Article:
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Sinus is when you’re congested. You feel pressure around your eyes, cheeks and forehead. And your head is throbbing. It feels like a sinus headache — but don’t jump to conclusions.

Headaches often accompany sinusitis, a condition in which the membranes lining the sinuses become swollen and inflamed. But many people who assume they have sinus headaches actually have migraines or tension headaches.

When headaches caused by sinusitis do occur, proper diagnosis and treatment are the keys to relief.

Sinus headache symptoms may include:

* Pain, pressure, and fullness in your cheeks, brow or forehead

    * Pain may worsen when you bend forward or lie down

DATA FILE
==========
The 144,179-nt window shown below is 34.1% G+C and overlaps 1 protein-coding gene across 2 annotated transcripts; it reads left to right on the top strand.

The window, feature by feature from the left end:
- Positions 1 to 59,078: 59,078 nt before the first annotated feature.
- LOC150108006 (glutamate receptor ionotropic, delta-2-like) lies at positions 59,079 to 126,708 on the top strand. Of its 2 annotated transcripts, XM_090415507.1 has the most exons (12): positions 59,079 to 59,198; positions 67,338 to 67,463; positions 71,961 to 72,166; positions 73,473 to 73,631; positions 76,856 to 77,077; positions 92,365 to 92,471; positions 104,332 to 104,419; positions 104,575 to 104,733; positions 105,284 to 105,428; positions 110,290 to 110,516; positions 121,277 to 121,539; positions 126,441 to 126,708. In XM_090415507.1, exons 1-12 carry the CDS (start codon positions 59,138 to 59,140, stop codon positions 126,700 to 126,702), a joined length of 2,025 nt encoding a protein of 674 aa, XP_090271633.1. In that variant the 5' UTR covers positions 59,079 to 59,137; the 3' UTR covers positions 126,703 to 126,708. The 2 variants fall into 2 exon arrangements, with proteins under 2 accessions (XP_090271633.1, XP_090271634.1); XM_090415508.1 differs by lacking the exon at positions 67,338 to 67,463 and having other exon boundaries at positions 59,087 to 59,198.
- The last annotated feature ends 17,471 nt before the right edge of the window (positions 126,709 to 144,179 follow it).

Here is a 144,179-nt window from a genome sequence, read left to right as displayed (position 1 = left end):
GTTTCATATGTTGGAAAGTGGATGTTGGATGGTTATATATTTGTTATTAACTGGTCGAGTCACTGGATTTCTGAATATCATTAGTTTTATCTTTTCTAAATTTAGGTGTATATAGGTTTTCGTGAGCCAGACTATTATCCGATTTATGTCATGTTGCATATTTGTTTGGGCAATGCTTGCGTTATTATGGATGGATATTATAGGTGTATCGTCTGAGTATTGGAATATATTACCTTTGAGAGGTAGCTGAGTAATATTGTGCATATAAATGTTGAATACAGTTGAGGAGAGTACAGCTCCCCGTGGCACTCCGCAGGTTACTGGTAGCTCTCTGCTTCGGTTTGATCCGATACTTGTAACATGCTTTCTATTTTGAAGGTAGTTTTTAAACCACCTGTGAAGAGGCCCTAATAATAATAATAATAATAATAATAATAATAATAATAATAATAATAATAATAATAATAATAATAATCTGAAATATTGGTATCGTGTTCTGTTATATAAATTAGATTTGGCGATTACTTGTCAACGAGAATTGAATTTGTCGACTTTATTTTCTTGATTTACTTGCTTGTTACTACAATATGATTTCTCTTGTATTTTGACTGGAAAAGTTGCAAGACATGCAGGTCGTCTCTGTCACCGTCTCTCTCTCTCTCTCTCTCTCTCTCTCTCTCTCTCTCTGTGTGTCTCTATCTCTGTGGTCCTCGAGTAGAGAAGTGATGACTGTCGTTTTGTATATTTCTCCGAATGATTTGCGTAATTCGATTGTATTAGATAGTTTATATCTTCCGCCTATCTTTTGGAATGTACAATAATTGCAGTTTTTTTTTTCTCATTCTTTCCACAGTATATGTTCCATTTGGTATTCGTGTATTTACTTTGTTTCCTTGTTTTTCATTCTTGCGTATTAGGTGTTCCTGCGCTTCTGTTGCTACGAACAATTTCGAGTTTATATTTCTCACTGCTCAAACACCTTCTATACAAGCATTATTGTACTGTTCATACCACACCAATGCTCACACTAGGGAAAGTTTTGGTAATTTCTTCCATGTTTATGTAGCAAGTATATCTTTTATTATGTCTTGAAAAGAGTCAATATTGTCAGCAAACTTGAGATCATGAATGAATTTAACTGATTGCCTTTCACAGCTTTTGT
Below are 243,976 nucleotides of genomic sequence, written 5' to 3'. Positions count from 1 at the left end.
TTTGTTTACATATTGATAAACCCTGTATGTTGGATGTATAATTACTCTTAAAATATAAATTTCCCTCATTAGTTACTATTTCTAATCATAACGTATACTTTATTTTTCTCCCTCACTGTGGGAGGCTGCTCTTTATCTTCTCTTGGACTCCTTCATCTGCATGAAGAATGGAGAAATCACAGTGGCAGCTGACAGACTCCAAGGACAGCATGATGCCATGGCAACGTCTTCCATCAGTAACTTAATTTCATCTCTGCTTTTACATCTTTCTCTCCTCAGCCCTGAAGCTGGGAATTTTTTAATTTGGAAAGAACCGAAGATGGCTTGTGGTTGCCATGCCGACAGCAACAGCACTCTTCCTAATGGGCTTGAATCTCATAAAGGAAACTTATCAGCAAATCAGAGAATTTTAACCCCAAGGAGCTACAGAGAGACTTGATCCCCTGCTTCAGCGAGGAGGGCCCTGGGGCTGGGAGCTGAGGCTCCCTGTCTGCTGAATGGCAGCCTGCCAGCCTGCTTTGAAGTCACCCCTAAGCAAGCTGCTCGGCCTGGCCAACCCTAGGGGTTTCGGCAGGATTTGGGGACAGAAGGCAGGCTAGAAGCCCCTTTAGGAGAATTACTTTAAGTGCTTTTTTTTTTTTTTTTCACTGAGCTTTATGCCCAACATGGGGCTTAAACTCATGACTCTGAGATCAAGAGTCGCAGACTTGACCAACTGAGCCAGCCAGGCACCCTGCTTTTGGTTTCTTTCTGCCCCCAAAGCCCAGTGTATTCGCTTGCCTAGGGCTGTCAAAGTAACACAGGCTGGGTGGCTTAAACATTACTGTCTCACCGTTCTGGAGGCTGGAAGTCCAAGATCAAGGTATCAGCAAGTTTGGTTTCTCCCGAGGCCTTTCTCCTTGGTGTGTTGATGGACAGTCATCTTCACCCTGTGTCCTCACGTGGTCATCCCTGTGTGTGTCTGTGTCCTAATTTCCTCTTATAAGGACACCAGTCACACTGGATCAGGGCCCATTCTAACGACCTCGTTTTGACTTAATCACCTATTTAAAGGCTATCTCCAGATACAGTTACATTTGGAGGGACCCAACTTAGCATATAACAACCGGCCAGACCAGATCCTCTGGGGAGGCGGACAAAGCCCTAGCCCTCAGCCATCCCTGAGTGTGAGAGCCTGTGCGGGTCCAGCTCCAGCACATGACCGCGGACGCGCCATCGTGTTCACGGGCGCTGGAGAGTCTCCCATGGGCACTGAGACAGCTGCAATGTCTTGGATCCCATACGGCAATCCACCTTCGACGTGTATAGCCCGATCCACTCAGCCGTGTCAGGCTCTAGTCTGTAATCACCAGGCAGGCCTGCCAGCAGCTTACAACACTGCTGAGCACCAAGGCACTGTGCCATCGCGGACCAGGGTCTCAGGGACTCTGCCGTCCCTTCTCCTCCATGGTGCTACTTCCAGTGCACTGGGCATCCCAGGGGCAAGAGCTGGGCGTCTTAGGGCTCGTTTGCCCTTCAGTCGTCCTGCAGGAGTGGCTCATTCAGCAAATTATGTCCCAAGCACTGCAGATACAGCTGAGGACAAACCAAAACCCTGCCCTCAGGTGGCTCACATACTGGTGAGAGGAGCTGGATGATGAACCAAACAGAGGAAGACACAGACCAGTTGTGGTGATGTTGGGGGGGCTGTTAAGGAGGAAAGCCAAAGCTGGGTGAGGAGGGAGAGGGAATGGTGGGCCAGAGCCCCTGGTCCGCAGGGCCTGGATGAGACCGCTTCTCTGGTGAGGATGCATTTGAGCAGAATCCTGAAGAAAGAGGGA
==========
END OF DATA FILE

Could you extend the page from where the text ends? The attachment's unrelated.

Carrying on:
* Yellow-green or blood-tinged nasal discharge
    * Sore throat
    * Fever
    * Cough
    * Fatigue

So what’s the confusion with migraines? The signs and symptoms of the two types of headaches often overlap. Migraine pain often gets worse when you bend forward, and migraines can be accompanied by various nasal signs and symptoms — including congestion, facial pressure and a clear, watery nasal discharge.
Sinus headaches, however, usually aren’t associated with nausea or vomiting, or aggravated by noise or bright light — all common features of migraines.


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